• Provides experiential practices to communicate with nature and access the creative power of the Earth
• Shares transformative wisdom teachings from conversations with nature beings, such as Snowy Owl, Snake, Blackberry, Mushroom, and Glacial Silt, exploring the role of each in bringing balance to the planet
• 2015 Nautilus Gold Award
Nature and the Earth are conscious. They speak to us through our dreams, intuition, and deep longings. By opening our minds, hearts, and senses we can consciously awaken to the magic of the wild, the rhythms of nature, and the profound feminine wisdom of the Earth. We can connect with nature spirits who have deep compassion and love for us, offering their guidance and support as we each make our journey through life.
Renowned shamanic teachers Sandra Ingerman and Llyn Roberts explain how anyone can access the spirit of nature whether through animals, plants, trees, or insects, or through other nature beings such as Mist or Sand. They share transformative wisdom teachings from their own conversations with nature spirits, such as Snowy Owl, Snake, Blackberry, Mushroom, and Glacial Silt, revealing powerful lessons about the feminine qualities of nature and about the reader’s role in the healing of the Earth. They provide a wealth of experiential practices that allow each of us to connect with the creative power of nature. Full of rich imagery, these approaches can be used in a backyard, in the wilderness, in a city park, or even purely through imagination, allowing anyone to communicate with and seek guidance from nature beings no matter where you live.
By communing and musing with nature, we learn how to speak to the spirit that lives in all things, bringing balance to us and the planet. By tapping into the feminine wisdom of the Earth, we evoke a deep sense of belonging with the natural world and cultivate our inner landscape, planting the seeds for harmony and a natural state of joy.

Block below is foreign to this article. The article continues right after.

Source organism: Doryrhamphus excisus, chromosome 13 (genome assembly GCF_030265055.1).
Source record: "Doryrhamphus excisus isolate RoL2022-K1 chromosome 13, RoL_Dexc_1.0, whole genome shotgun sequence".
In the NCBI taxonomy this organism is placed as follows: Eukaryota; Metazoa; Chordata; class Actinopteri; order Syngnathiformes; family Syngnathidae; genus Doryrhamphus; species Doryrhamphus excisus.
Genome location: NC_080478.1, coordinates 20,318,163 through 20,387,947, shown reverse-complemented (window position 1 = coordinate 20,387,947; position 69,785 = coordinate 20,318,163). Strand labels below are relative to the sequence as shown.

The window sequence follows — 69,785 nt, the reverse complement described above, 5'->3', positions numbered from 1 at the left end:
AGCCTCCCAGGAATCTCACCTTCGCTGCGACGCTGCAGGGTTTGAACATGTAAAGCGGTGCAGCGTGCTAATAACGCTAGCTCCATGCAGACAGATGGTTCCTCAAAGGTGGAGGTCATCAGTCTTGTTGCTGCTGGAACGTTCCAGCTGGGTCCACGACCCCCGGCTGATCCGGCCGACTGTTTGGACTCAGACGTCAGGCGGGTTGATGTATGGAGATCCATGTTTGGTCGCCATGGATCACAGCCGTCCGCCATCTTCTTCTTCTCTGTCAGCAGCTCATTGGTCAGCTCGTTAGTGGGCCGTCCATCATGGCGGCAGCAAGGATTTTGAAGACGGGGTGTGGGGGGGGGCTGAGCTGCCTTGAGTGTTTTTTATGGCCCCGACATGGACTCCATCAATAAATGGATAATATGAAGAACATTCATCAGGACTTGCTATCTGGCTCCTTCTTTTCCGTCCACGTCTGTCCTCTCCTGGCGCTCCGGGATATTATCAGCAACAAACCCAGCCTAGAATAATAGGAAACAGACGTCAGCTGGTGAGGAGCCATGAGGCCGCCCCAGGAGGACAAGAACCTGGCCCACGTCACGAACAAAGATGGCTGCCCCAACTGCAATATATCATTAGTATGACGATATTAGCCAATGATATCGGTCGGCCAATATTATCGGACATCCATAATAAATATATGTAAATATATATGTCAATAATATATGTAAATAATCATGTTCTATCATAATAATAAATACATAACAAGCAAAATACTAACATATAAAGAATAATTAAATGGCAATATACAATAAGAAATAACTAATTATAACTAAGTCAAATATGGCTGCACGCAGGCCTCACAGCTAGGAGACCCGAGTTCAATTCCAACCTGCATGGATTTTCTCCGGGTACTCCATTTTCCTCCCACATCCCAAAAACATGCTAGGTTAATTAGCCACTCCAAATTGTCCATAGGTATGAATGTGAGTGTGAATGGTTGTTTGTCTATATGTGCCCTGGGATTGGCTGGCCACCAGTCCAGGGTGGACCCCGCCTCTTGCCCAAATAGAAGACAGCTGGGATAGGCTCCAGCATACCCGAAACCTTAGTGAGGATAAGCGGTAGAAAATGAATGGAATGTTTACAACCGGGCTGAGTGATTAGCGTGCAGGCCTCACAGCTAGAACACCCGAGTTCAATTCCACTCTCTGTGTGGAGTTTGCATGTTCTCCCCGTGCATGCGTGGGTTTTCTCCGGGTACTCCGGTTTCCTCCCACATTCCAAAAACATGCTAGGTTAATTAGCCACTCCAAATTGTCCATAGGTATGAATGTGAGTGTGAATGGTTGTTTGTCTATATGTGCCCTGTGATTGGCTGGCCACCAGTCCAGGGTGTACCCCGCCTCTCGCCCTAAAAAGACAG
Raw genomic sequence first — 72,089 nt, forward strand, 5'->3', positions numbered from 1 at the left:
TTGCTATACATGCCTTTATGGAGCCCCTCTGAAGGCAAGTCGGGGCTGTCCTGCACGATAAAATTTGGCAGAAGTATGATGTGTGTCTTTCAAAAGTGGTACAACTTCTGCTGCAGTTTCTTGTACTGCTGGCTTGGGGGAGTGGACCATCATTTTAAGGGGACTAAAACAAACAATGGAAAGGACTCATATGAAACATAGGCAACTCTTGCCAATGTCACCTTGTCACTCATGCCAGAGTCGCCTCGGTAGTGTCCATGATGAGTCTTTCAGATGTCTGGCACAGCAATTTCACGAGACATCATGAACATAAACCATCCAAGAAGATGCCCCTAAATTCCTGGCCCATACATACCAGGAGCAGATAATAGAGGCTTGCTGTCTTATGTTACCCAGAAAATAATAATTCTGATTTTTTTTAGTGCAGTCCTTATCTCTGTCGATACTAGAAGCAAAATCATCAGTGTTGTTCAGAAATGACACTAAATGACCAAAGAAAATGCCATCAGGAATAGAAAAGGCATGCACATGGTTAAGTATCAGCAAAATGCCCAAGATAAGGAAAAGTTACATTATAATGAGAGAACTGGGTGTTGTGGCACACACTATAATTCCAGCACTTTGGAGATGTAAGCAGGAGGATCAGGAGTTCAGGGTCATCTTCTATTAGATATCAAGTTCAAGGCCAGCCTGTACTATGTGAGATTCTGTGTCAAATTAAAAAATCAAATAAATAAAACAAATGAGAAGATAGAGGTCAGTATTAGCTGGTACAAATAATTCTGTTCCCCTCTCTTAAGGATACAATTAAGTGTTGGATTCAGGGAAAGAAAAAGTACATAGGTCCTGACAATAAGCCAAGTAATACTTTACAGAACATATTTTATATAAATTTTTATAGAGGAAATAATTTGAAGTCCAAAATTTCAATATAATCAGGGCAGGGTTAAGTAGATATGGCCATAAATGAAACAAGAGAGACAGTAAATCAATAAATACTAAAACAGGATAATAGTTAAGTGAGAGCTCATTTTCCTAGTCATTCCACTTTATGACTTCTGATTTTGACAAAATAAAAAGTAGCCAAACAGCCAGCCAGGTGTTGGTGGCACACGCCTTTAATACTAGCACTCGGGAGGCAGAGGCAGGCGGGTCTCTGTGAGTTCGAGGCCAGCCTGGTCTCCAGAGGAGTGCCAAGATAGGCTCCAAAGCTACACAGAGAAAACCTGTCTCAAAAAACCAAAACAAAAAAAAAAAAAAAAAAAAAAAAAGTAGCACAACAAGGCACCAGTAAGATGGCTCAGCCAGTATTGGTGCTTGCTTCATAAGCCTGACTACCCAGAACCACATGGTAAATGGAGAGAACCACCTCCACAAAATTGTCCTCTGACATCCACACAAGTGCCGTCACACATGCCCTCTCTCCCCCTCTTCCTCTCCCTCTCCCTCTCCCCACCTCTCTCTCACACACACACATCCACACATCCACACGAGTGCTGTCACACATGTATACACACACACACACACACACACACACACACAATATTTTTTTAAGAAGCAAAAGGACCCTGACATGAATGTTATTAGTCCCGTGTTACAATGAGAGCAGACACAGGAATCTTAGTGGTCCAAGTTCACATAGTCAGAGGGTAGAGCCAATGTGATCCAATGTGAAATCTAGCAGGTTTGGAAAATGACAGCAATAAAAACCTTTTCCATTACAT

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|Publisher:||Inner Traditions/Bear & Company|
|Product dimensions:||6.00(w) x 8.90(h) x 0.80(d)|
About the Author
Read an Excerpt
Banana Slug and Earthworm
Imagine strolling on a mossy trail in a dense, wet forest. You breathe in the freshly scented air, rich in oxygen and negative ions. It is springtime in the rain forest. Everything is green and flowing and blooming.
Seeming to walk with you on the lush and sopping trail, moving so slowly that you barely see it move at all, is a small, plump snail-like creature with no shell. Of the countless nature beings I live with in the Hoh River Valley, the Banana Slug is a prolific and intriguing presence.
Why are Banana Slugs called Banana Slugs? The skin of a Banana Slug is colored yellow with brown spots, like the casing of a ripe banana. . . .
Soft, fleshy, and fragile, the Banana Slug has no protective shell like its snail cousin.
Does Slug mirror our underbelly?
The divine feminine knows there is power in being vulnerable. Does this tiny being cause us to bristle because it hints at those parts of us that we deny or conceal? The sensual, sensitive aspects of the sacred feminine are still something many of us hide as well as hide from. . . .
How do we honor Banana Slug medicine, touch back into tactile Earthiness? One way is to learn from young children who love to lie on the grass gazing up at clouds and stars, run through summer downpours, and squish mud between their toes. The simple, sensual explorations that occupy healthy youngsters signal a hearty connection with body and the Earth. These kids are in touch. . . .
Spirit and body are inseparable. We are also one with our planet’s body. Touch is innate to who we are and how we know self, and world. Banana Slug suggests we get back in touch, with each other and the Earth.
Banana Slugs are vital to the decomposition of plants and spread seeds and spores across the forest floor. They are also amazingly sentient. Come to Slug with malice, and it retracts and plays dead. Speak in a soothing tone, and this fellow being may lift its head and turn to look at you. Chatting with Banana Slugs can make me weep.
Life would take a different spin if we also hugged the land like trusting and tender Slugs, who appear happy to be in their bodies here on Earth. The unguarded Banana Slug freely shares her deep feminine teachings: “Remember the sensual, and the power of little.”
Banana Slug wisdom tells us to get back in touch and empower the small.
Think on tiny aspects that largely impact your life in a positive way right now. Envision and appreciate these. Give energy to the little.